Anisnabe Kekendazone Network Environment for Aboriginal Health Research

1 Stewart Street, Room 319
Ottawa, Ontario K1N 6N5
Telephone: 1 613 562 5393
Fax: 1 613 562 5392

About us

At the Anisnabe Kekendazone (original knowledge) Network Environment for Aboriginal Health Research (AK-NEAHR), we aim to build capacity for health research and planning in Aboriginal communities across Canada. We do this by supporting Aboriginal health researchers through fellowships and seed grants at masters, doctoral and post-doctoral levels, and by encouraging strong community leadership and participation in all research initiatives.

Our network hosts the Inuit Institute for Research and Planning, the first Inuit-oriented academic effort of its kind in Canada. We also help Aboriginal health researchers take part in national and international research collaborations relevant to the well-being of Aboriginal communities and attuned to their worldview.

Funded by the Canadian Institutes of Health Research-Institute of Aboriginal People’s Health, nine NEARH centres form a national network that helps to increase the impact of Aboriginal health research in Canada. CIETcanada, partnered with 52 researchers from the Universities of Ottawa, Montréal, McGill, Carleton, Queen's and Alberta, and from several Aboriginal organizations across Canada, runs the AK-NEAHR until 2012.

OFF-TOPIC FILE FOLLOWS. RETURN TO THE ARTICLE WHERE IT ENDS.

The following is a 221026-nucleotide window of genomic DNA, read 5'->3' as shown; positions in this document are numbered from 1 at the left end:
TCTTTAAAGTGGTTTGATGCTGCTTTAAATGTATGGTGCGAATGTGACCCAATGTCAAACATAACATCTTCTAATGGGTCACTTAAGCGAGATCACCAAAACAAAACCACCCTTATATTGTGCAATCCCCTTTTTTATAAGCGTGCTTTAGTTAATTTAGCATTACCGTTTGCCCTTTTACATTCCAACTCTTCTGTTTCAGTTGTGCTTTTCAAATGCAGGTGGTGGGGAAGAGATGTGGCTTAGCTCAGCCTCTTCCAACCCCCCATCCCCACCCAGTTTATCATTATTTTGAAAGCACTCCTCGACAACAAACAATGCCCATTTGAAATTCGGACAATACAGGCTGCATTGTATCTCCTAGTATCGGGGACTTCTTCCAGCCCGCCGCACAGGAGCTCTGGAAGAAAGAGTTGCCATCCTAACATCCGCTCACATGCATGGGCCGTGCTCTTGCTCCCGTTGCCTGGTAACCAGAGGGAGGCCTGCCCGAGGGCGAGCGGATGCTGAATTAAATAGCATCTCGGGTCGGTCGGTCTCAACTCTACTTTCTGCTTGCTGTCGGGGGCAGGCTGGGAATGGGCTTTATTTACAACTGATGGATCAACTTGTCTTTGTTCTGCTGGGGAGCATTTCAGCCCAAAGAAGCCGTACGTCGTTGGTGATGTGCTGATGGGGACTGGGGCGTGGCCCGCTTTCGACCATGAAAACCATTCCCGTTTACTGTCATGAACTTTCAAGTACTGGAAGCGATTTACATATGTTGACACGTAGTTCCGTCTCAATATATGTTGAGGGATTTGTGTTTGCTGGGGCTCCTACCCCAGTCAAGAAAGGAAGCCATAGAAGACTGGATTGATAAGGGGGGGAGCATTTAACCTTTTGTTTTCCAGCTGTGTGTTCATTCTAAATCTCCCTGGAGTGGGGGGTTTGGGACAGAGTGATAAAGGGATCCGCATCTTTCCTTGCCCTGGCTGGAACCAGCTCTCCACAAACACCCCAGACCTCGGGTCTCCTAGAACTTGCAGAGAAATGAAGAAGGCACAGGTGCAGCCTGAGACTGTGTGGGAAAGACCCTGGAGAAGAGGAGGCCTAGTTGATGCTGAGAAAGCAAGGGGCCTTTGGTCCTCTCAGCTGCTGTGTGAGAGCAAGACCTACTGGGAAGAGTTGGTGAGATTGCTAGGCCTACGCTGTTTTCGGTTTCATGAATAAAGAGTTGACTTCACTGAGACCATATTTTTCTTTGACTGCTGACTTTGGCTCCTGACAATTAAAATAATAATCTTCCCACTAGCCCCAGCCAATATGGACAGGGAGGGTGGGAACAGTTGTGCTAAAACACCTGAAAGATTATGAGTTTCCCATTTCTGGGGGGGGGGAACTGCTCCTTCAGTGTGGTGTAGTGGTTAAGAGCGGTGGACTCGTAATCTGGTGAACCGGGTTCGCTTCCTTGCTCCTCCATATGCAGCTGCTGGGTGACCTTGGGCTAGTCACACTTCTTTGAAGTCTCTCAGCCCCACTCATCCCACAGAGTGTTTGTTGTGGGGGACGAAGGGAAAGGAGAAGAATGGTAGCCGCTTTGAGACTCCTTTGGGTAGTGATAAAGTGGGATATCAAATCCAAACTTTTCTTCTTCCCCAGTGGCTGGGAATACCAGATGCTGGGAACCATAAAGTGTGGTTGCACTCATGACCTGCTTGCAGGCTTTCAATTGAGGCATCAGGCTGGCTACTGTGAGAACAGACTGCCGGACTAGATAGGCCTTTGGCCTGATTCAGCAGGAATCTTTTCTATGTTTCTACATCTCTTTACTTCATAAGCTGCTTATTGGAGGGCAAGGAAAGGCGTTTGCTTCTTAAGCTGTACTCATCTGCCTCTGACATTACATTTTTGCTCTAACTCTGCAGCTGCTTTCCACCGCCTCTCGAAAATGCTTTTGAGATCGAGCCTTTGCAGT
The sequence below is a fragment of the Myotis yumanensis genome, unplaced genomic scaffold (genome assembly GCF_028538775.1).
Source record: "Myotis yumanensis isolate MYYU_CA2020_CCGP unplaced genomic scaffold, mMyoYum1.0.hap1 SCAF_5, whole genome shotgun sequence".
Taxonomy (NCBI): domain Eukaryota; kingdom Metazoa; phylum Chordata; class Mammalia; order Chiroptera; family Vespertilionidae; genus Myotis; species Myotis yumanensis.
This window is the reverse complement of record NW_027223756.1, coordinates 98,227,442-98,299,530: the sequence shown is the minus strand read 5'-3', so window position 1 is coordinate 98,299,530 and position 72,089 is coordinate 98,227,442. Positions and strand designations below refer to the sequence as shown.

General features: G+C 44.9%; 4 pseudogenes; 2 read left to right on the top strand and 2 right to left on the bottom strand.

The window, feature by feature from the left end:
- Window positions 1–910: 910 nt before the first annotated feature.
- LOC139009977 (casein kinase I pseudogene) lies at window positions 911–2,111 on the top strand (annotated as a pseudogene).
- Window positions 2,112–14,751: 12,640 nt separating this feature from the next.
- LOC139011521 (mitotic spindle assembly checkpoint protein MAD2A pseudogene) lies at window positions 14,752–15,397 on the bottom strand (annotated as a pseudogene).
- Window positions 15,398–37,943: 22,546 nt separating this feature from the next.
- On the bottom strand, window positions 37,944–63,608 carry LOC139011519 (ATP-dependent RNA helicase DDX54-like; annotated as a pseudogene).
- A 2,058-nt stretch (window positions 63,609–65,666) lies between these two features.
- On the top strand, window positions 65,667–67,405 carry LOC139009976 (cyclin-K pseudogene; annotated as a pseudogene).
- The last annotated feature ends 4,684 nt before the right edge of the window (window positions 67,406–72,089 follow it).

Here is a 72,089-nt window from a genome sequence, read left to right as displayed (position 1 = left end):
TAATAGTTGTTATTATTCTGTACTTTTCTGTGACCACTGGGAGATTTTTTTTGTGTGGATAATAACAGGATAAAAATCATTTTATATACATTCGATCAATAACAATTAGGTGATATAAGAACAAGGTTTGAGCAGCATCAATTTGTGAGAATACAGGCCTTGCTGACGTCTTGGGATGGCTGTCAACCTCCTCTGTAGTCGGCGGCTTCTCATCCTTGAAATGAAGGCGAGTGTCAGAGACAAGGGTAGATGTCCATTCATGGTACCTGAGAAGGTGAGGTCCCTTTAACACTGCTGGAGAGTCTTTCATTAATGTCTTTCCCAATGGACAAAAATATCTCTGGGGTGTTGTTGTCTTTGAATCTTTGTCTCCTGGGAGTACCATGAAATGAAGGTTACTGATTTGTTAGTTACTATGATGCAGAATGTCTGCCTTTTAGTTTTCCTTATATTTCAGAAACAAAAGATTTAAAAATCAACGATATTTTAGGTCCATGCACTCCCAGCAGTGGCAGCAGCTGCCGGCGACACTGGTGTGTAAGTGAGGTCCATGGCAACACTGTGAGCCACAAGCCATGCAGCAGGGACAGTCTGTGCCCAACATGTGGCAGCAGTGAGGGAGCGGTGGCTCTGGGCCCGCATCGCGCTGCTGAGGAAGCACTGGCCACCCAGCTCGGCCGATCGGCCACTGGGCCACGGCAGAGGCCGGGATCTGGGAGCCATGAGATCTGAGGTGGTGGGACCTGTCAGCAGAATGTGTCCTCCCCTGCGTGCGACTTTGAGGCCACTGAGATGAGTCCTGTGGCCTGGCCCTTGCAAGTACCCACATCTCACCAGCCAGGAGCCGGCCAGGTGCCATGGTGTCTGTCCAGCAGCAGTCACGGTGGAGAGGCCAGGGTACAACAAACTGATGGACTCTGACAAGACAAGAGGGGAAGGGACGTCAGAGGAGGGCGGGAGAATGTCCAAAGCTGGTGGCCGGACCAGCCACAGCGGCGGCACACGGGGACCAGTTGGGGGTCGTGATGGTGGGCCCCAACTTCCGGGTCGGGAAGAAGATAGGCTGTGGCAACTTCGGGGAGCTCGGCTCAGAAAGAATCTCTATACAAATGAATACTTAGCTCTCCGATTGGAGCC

Since it's inception in 2002, the AK-NEAHR has funded more than 30 Masters and PhD students and invested over $10 million in successful research grants.

An all-Aboriginal advisory board reviews all research proposals and decides on funding, with technical input from CIET and its academic partners. The board is made up of the five national Aboriginal organizations: Assembly of First Nations (AFN), Congress of Aboriginal Peoples (CAP), Métis National Council (MNC), Inuit Tapiriit Kanatami (ITK) and Native Women’s Association of Canada (NWAC).

Research Focus

Our network features research linking modern science and Aboriginal knowledge, with a focus on community-based resilience and primary prevention of HIV/AIDS, gender and domestic violence, and diabetes and related conditions. 

We put a strong emphasis on cultural safety, community leadership, and capacity building for research and planning. Knowledge translation and exchange with communities, policy makers and health services is a key component of all AK-funded projects.  

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